Hot wallets are inherently vulnerable because of their Internet connectivity. Though private keys aren't broadcast at any point, there's a possibility that your online device can be infected and remotely accessed by malicious actors.
This isn't to say that hot wallets are completely insecure – they're just less secure than cold wallets. Hot wallets are superior on the usability front and thus are the generally preferred option for holding smaller balances.
To eliminate the significant online attack vector, many opt instead to keep their keys offline at all times. They do so with cold wallets. Unlike hot wallets, cold wallets don't connect to the Internet. Previously, some cryptocurrency holders would keep a paper wallet: a printed piece of paper containing the wallet's private key, usually in the form of a QR code. However, we now see this as an outdated, risky security method. Your best option for cold storage is definitely a hardware wallet.
Hardware wallets (such as the Trezor One or Ledger Nano S) aim to provide a better user experience while adopting a similar principle of keeping the private key offline. These are more portable, cheaper than a full PC, and custom-made for cryptocurrency storage.
The physical devices store your private keys securely and never need to connect to the Internet. A good hardware wallet ensures that private keys never leave the device. They're usually held in a special place in the device that doesn't allow them to be removed. See What is a Hardware Wallet (and Why You Should Use One) for a more detailed explainer.
The hardware wallet industry has grown considerably in recent years, bringing dozens of different offerings to the market. You can check out reviews of these devices on Binance Academy.
Custodial vs. non-custodial
Your wallet can also be custodial or non-custodial. This refers to whether you have access to and can control your private keys. If you use an online service like a cryptocurrency exchange, then, at the protocol level, you're not really in possession of your coins. Instead, the exchange holds your funds and keys in custody and manages them on your behalf (hence the term custodial wallet). In most cases, the exchange uses a combination of hot and cold wallets to keep your coins safe.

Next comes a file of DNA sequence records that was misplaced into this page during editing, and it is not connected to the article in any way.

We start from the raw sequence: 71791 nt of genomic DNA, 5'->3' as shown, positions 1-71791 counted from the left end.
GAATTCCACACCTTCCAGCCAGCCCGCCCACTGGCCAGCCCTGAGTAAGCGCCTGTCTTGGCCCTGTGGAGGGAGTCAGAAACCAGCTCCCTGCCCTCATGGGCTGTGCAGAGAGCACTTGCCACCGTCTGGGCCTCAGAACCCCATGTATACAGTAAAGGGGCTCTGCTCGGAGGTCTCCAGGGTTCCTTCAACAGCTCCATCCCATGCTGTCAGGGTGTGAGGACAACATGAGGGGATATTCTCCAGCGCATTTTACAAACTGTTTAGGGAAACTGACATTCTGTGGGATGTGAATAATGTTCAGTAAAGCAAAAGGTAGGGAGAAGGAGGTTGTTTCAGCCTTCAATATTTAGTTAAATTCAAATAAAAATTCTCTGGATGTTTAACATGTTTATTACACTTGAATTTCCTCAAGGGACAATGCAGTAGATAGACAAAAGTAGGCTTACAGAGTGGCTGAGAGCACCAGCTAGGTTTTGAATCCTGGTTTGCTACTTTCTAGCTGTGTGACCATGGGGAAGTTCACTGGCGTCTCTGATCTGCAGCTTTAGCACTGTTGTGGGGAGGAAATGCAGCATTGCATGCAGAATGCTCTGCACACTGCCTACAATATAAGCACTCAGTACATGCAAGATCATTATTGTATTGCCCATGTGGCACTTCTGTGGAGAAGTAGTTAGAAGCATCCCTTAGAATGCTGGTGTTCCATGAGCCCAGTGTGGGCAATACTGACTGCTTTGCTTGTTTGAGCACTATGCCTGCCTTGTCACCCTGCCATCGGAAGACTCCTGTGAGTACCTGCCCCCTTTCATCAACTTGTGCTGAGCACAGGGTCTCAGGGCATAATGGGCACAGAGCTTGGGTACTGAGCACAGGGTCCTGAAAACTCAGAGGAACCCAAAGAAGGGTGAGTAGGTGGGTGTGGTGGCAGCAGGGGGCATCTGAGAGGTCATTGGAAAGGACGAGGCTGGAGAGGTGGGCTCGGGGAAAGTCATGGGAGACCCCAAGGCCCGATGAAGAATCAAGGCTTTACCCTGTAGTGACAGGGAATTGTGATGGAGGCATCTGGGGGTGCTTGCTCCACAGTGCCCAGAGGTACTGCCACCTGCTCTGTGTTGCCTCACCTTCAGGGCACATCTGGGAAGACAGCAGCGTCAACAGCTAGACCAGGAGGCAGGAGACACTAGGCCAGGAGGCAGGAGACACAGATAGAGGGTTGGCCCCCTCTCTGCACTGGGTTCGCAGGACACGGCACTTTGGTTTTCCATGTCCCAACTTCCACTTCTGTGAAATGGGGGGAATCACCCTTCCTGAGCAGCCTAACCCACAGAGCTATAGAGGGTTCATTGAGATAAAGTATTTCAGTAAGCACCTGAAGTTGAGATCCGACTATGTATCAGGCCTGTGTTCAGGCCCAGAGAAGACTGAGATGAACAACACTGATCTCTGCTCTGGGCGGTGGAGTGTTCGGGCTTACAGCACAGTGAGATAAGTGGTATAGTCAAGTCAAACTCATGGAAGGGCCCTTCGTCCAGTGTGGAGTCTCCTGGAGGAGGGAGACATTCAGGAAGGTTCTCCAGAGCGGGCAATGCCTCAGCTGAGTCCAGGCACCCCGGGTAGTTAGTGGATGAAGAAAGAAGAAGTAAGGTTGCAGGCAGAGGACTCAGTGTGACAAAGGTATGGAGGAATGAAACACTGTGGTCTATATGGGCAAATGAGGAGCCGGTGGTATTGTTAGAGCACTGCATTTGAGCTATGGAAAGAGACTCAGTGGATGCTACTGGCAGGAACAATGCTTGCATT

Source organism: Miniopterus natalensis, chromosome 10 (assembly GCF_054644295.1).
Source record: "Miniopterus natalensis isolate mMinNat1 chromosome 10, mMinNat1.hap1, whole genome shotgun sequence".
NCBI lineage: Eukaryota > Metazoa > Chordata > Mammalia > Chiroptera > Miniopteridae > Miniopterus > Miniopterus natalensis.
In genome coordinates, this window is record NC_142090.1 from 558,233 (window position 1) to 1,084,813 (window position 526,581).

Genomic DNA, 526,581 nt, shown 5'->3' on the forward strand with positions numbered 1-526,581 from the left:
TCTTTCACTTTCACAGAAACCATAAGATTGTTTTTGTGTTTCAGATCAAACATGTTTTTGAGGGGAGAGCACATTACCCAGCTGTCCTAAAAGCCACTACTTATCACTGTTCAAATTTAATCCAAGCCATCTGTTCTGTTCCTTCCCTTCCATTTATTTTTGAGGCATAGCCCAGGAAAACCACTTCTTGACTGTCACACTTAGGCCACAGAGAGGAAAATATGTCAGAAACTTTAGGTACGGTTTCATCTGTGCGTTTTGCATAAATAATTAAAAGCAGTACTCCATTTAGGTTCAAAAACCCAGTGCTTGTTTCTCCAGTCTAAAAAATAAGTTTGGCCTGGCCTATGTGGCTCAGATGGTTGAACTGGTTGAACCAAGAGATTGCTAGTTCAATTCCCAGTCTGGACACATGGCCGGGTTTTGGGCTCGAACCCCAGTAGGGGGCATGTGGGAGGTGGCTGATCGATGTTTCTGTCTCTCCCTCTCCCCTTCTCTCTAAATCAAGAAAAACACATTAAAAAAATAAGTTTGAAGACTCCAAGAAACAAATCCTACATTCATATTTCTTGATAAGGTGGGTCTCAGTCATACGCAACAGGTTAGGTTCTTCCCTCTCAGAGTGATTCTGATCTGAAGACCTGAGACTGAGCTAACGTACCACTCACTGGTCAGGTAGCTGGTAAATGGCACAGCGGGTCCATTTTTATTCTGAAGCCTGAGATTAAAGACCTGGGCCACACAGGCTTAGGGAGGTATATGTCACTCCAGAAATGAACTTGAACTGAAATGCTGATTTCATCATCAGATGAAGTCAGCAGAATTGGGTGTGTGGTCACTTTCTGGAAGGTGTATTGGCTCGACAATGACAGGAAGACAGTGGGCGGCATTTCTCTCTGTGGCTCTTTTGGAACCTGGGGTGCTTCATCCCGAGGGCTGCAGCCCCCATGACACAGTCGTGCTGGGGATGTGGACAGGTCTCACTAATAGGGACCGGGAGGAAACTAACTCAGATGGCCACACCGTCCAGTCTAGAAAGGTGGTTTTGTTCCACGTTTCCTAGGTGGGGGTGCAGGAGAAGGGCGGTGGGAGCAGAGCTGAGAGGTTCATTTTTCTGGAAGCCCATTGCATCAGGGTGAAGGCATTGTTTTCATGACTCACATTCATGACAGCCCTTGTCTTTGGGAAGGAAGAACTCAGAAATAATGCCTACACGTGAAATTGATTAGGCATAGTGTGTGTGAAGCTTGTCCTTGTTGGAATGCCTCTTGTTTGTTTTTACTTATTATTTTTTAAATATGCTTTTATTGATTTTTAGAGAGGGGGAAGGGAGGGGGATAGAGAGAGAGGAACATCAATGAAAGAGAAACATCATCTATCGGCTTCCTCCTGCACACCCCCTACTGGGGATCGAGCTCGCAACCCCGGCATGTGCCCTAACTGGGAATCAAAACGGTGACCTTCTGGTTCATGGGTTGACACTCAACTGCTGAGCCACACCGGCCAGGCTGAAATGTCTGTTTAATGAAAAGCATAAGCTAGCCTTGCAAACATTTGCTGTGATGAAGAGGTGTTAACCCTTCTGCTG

So, if you want to trade BNB for BTC, the exchange reduces your BNB balance and increases your BTC one in its database. But there is no blockchain transaction involved. When you decide to withdraw that BTC, you request that the exchange sign a transaction on your behalf. They will then broadcast a transaction that sends your coins to the Bitcoin address you provide.
Crypto exchanges provide a much more convenient experience for users that aren't concerned with third-party custody of their funds. One of the risks of being your own bank is that no one can come to your rescue if something goes wrong.
If you lose your private key, you'll never recover your funds. If you lose your account password, on the other hand, you just need to reset it. You're still at risk of having your credentials stolen, so you need to ensure that you're taking the suitable precautions we mentioned above to secure your account.
What's the most secure storage option?
Unfortunately, there's not a single answer to that question – this would be a much shorter article if there was. The answer largely depends on your risk profile and how you use your cryptocurrency.
For instance, an active swing trader will have different requirements from a long-term HODLer. Or, if you run an institution that handles large amounts, you'd probably want a multi-signature setup, where multiple users need to agree before funds can be transferred.
For regular users, it's a good idea to keep the funds you're not using in cold storage. Hardware wallets are the most straightforward options – but make sure you test them out with small amounts to get comfortable first. You'll also want to keep your keys backed up elsewhere as per our tips above in case the device itself is lost or fails.
Online wallets are great for small amounts that you're using to buy goods and services. If your cold storage is like a savings account, your mobile wallet is like the physical wallet you carry around. Ideally, it should be an amount that, if lost, would not cause you serious financial issues.
For lending, staking, and trading, custodial solutions are your best bet. Before putting your funds to use, though, you should come up with a plan for how much you're allocating (e.g., with a position sizing strategy). Remember that digital currency is highly volatile, so you should never invest more than you can afford to lose.
Using Decentralized Finance and DApps securely
If you want to stake your tokens, use them in blockchain games, or participate in decentralized finance (DeFi), you'll need to interact with DApps and smart contracts. Users must give DApps permission to use funds in their wallets. You can see an example below using SushiSwap.